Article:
Texas dramatically changed its Medicaid eligibility law recently, in a move that is already having a profound effect on the life insurance industry -- yes, the life insurance industry. Traditionally, to enroll in Medicaid, the state-run health insurer of last resort, individuals needed to be nearly destitute. So to qualify, many people spent down or surrendered their assets (including life insurance) in order to become eligible for this needed medical coverage. The new law in Texas, however, enables individuals with a life insurance policy to enter the Medicaid program provided they obtain a life insurance settlement and use the proceeds specifically for long-term care.
Today, Americans are living longer but saving less while healthcare expenses continue to rise. Traditional retirement savings strategies are not working as growing long-term care expenses loom for all of us. Whether we care to admit or not, we are in a time of crisis, and Texas has stepped-up with one solution that's practical and sensible.
A life settlement enables an individual with a life insurance policy to sell it to a third party in exchange for a percentage of the face amount. These transactions have been around for decades but Texas essentially gave the industry its stamp of approval -- as long as the policyholder uses the proceeds, which can be as much as 20 percent of the face value, to pay for long-term care expenses.
The law is significant because it is being modeled all over the country. Several states including California, Kentucky, Florida, Louisiana, Montana, North Carolina and New Jersey have crafted similar bills to be considered by their legislatures. By next year, many of the largest states could expand the use of life settlements through legislation. The ramifications for the life insurance industry are enormous to say the least.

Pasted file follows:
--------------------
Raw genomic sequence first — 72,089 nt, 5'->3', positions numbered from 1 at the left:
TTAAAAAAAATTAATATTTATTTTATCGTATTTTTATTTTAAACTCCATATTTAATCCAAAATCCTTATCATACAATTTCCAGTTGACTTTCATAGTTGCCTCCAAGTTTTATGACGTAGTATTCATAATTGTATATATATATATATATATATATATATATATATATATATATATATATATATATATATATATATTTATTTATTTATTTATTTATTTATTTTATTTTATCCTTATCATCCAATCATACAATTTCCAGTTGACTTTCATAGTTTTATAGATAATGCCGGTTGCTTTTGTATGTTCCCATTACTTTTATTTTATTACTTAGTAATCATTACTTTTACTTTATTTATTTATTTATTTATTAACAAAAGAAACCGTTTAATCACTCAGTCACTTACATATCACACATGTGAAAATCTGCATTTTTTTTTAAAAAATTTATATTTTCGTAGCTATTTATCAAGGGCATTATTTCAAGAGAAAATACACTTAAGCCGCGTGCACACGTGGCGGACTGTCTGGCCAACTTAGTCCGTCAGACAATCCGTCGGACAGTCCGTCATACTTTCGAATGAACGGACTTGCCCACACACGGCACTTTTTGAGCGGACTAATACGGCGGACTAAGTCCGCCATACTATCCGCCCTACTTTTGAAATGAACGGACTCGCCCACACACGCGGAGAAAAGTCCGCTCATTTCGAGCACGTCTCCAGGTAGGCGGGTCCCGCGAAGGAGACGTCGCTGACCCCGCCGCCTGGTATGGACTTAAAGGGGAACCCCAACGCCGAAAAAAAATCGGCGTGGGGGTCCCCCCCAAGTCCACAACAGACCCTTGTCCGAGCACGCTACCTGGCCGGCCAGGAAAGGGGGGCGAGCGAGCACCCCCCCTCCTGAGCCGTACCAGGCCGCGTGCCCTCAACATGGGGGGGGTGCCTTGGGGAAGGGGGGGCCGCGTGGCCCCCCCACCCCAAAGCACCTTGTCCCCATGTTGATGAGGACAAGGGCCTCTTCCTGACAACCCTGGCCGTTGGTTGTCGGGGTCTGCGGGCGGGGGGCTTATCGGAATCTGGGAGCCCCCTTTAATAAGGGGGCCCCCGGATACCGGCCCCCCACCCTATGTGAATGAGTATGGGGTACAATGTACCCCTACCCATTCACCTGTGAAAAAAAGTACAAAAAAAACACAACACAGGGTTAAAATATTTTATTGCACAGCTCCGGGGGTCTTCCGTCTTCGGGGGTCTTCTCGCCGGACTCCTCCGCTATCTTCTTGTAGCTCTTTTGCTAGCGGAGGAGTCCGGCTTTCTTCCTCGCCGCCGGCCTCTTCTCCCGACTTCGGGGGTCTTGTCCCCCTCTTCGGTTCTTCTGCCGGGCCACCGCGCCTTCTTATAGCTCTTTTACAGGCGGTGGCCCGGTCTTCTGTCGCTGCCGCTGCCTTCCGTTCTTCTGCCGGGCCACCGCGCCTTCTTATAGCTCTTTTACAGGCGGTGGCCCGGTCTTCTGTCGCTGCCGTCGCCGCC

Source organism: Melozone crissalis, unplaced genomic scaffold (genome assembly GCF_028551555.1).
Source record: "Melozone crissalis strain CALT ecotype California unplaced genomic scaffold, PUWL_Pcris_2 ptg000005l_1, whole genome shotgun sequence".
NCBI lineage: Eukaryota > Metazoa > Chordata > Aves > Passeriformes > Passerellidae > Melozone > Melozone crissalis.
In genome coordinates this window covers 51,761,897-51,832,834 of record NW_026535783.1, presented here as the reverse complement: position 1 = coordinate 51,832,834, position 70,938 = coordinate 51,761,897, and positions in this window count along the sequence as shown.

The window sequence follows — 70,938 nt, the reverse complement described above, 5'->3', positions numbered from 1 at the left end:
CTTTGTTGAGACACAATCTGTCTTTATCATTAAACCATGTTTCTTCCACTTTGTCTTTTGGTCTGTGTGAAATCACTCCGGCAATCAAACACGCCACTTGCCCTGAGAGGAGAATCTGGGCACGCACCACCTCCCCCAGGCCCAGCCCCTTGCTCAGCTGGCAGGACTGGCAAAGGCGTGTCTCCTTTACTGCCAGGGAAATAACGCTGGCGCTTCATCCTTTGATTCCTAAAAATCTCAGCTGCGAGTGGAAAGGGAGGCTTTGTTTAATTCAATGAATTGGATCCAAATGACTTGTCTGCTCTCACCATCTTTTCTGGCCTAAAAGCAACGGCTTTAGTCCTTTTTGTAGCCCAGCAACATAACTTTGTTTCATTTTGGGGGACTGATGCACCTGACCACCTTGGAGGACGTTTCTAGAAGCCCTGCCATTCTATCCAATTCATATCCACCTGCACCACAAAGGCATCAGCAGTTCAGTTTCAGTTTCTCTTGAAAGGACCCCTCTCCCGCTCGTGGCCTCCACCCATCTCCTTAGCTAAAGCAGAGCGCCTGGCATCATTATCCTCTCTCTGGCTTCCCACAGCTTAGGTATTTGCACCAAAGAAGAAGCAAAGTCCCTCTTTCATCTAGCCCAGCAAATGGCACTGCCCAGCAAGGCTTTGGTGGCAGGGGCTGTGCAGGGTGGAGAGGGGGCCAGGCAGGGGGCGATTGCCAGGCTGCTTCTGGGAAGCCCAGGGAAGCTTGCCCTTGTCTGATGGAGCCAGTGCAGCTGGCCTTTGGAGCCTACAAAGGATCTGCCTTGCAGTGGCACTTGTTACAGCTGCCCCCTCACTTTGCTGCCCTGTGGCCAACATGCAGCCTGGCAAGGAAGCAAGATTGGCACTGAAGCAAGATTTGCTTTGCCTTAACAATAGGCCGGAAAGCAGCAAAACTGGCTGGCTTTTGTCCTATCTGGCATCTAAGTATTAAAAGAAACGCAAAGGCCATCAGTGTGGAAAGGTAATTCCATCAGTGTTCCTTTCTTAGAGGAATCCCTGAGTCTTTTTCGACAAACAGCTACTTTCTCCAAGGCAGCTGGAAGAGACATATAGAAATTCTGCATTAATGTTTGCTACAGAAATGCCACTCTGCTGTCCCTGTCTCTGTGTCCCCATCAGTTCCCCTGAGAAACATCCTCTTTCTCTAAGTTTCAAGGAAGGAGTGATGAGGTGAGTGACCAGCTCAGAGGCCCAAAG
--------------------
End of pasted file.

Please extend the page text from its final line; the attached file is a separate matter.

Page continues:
Insurance companies have made billions in profits from individuals who pay their premiums for decades but then surrender their policy or allow it to lapse. Indeed, they literally bank on the fact that the vast majority of policies will lapse.
Moody's Investor Service recently stated that the Texas law "will pressure life insurers' profitability as life settlements keep in force policies that would otherwise have been surrendered. This will result in life insurers ultimately paying death benefits to investors instead of a much smaller surrender value amount to policyholders."
Bad news for life insurance companies, good news for everyone else.
"With similar bills in seven other states pending, an expansion of life settlements on a large scale would produce fewer lapses and more covered deaths than life insurers originally priced for, hurting their profitability," the Moody's report adds.
Regardless of where anyone lies on the political spectrum, we can all agree that state-run programs like Medicaid are running out of money. More people are living longer and the number of people requiring medical assistance they can't afford is growing. In order to salvage these programs, mechanisms like the Texas law are needed. It enables people to have access to pools of their own money and lessen their individual impact on state coffers. State Medicaid programs will be saved millions of dollars.
This new model is beneficial for individual policyholders on several levels. For one, policyholders that were not aware of the life settlement option will learn about it because one of the provisions of this new law is that the state must educate and inform policyholders about life settlements. Also, seniors will not have to use whatever long-term care service Medicaid assigns them. They will have the option to choose for themselves. Long-term care is the most significant healthcare expense people will ever have, and more of them will be able to use their own private funds in order to pay for it.
Most people have grown accustomed to the inherent assumption that they own life insurance only for their family and beneficiaries. While the Texas law may not be good news for insurance companies, it opens up a whole new range of possibilities for those facing daunting healthcare costs. It brings a new mark of legitimacy to life settlements while helping those most in need pay for medical care.
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